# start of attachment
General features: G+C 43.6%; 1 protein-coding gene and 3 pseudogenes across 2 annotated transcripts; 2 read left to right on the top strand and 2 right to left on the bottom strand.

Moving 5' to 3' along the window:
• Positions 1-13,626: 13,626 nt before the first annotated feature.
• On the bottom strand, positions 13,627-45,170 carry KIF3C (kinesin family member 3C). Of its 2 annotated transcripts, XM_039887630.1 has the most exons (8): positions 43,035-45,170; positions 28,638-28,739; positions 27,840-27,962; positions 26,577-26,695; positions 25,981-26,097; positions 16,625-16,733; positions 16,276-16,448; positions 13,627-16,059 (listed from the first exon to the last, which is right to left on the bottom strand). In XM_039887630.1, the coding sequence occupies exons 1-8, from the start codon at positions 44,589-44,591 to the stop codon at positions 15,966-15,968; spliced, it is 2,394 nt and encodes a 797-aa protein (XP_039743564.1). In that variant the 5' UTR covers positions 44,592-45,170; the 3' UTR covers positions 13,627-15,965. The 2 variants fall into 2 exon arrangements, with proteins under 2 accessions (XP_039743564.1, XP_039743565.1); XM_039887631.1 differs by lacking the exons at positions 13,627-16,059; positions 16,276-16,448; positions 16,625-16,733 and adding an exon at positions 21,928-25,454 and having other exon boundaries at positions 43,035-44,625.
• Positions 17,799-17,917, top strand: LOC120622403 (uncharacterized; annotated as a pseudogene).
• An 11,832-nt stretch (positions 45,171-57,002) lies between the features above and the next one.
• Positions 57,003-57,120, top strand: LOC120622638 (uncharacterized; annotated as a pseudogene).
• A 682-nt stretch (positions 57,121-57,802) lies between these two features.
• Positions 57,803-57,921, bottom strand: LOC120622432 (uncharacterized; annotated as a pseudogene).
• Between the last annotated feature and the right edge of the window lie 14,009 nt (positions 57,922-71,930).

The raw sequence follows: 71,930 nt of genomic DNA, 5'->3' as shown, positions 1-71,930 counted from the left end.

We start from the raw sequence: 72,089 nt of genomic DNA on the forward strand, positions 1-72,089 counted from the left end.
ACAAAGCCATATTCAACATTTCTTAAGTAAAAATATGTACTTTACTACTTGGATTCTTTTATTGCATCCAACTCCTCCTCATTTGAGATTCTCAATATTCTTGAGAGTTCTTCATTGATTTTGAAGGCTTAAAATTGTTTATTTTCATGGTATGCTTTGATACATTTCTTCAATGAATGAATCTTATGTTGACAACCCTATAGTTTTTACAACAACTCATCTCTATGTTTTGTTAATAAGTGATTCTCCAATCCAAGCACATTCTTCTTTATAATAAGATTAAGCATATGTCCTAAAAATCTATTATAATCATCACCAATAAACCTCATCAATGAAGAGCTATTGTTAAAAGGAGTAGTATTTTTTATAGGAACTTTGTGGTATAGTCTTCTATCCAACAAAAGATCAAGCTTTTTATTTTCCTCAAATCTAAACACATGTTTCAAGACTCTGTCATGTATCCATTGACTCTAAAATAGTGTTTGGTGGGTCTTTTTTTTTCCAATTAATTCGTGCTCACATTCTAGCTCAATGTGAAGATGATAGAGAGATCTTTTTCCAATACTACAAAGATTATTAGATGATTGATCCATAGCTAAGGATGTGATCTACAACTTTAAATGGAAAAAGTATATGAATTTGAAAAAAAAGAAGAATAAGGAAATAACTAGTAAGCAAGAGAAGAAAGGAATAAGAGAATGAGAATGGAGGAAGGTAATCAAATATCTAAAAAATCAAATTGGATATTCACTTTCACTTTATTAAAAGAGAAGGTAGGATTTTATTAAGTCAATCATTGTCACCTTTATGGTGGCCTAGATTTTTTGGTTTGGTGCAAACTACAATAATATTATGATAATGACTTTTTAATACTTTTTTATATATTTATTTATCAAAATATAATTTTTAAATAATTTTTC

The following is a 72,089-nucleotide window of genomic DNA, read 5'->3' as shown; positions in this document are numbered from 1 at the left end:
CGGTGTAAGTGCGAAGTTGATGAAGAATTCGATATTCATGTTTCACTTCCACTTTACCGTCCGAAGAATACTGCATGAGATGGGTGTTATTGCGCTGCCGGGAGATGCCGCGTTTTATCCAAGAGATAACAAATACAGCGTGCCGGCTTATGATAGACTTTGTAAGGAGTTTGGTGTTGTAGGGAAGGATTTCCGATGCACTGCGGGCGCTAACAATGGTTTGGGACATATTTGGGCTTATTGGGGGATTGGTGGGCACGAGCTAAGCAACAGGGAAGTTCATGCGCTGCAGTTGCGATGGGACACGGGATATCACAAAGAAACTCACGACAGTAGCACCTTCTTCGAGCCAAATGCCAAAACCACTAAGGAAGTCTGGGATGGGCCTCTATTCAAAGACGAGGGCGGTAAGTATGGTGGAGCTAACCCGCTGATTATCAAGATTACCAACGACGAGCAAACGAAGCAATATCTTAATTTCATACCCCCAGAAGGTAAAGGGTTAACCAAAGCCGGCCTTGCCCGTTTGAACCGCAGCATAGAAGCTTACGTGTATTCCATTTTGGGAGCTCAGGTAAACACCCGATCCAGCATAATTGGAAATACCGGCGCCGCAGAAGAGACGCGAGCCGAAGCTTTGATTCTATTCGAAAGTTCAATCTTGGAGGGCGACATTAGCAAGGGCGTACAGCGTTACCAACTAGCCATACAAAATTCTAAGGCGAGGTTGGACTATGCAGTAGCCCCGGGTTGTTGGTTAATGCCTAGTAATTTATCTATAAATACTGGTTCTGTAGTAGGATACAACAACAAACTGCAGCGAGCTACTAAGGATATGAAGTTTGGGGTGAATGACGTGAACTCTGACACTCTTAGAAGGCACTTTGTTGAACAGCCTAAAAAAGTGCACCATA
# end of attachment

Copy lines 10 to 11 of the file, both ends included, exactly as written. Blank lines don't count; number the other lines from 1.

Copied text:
• Between the last annotated feature and the right edge of the window lie 14,009 nt (positions 57,922-71,930).

The raw sequence follows: 71,930 nt of genomic DNA, 5'->3' as shown, positions 1-71,930 counted from the left end.